Guinea\’s junta launches anti-corruption driveOn 06/30/2019 by admin
Guinea\’s new military leader promised to renegotiate mining contracts and crack down on corruption as he met with local people, keen to consolidate his bloodless coup.
Guinea, the world\’s top bauxite exporter, will renegotiate all mining contracts and freeze gold extraction until further notice, Captain Moussa Dadis Camara said.
“We have blocked the mining sector,” he told around 1,000 representatives of civil society at the junta\’s base in Conakry. “There will be a renegotiation of contracts.”
“In gold mining areas, the decision has already been taken: no more extraction until further notice,” he added.
Strategic local forum
The representatives of political parties, trade unions, religious faiths and civil associations had been summoned to the open-air meeting at the Alfa Yaya Diallo camp near Conakry\’s international airport.
Those present included the speaker of parliament, Aboubacar Sompare, who under the constitution should have succeeded as acting head of state following the death late Monday of President Lansana Conte.
Sompare had contested the legitimacy of the coup leaders who seized power within hours of Conte\’s death, but was undermined on Thursday when prime minister Tidiane Souare and his government pledged loyalty to Camara.
Camara pledged to root out corruption in the mineral-rich country, warning that “anyone who has misappropriated state assets for his benefit, if caught, will be judged and punished before the people.”
Calls for support and change
The coup leader said that under Conte\’s 1984-2008 rule, Guinea had suffered a “great embezzlement” of public funds. However, he absolved Conte personally of corruption, describing him as “honest” and called for a minute\’s silence in memory of the late dictator.
But he said “there are ministers who surrounded the head of state who looted the country, who constructed buildings, and had bank accounts everywhere.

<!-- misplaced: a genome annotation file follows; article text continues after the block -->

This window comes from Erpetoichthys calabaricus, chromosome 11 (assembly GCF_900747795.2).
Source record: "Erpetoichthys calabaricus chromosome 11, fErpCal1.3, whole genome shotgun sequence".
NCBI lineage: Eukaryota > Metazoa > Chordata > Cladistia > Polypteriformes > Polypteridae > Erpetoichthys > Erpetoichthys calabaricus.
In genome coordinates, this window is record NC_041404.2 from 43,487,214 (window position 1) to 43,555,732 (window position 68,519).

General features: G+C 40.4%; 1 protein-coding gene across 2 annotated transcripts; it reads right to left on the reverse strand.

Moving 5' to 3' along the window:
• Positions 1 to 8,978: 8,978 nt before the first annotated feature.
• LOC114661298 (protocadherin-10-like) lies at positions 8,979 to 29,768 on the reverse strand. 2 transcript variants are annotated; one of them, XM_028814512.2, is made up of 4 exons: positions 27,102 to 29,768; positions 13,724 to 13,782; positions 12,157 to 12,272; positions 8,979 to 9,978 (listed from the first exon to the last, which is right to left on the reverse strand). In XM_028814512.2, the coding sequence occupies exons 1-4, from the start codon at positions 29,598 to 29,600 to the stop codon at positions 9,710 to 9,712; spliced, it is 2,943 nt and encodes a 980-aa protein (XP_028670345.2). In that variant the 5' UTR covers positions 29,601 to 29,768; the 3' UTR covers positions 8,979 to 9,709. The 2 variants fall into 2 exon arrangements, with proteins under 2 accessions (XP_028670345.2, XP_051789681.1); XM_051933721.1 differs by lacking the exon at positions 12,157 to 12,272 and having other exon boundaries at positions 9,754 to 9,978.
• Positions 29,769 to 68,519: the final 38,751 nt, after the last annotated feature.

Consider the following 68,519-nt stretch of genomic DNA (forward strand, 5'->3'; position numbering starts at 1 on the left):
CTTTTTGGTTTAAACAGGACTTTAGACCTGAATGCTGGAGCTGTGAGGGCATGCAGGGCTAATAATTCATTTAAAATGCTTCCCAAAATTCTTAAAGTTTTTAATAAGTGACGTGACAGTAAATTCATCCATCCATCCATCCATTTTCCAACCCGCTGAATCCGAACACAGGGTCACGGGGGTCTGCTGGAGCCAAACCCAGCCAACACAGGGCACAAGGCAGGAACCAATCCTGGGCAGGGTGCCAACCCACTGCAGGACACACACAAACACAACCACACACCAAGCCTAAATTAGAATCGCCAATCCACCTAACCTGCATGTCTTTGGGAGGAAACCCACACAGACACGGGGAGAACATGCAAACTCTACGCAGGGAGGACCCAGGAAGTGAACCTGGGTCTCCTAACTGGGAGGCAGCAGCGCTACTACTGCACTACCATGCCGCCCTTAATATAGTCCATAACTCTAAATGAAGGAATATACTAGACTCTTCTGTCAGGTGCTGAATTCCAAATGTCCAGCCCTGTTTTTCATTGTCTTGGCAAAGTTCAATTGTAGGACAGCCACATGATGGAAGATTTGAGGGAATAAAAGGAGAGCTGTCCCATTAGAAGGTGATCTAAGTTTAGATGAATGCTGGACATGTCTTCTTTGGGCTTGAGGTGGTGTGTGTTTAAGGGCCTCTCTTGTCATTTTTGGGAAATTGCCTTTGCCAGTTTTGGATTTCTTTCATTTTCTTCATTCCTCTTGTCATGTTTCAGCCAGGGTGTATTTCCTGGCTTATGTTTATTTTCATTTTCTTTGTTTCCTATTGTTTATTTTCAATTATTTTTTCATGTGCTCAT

“At a time when the president was tired, all the people who surrounded him filled their pockets,” he added.
Announcing an action plan to clean up the government, Camara lambasted “the irresponsibility and notorious incapacity” of the parliament and the corruption of the government he toppled this week.
Trade union leader Rabiatou Serah Diallo, a fierce opponent of Conte\’s regime, welcomed the speech, particularly Camara\’s promise to punish those guilty of corruption. “The fight against impunity must become a reality in Guinea,” she said.
Almost all Guinea\’s trade unions and opposition parties have refrained from condemning the coup.
During his speech, the captain was flanked by Lieutenant-Colonel Sekouba Konate, the third highest-ranking member of the military junta who later Saturday was named its defence minister.
The junta, in a statement read on national radio, was supposed to hold another “informational meeting” with the diplomatic community later Saturday but postponed it to next Tuesday because the public meeting called for 1000 GMT had overrun.
Mixed international response
The coup has been largely condemned abroad and the African Union said it would continue to oppose it as unconstitutional.
However the junta on Friday was backed by regional heavyweight Senegal, whose President Abdoulaye Wade said Camara was an honest young man who had taken power to fill a dangerous vacuum.
The military leadership said Saturday it was lifting a curfew on the capital Conakry after a military source said soldiers had used the measure to extort money or property from civilians.
Soldiers who sought to profit from the country\’s political uncertainty and “violate” the curfew would be “severely sanctioned,” according to the announcement on state radio.
More than a third of the world\’s bauxite reserves are located in Guinea, making it the second-largest producer internationally after Australia and the world\’s biggest exporter.
It also has large reserves of gold, diamonds, iron and nickel, while uranium deposits were found at various sites in 2007.
Despite its vast natural resources, the West African nation ranks 160th out of 177 in the UN\’s development scale.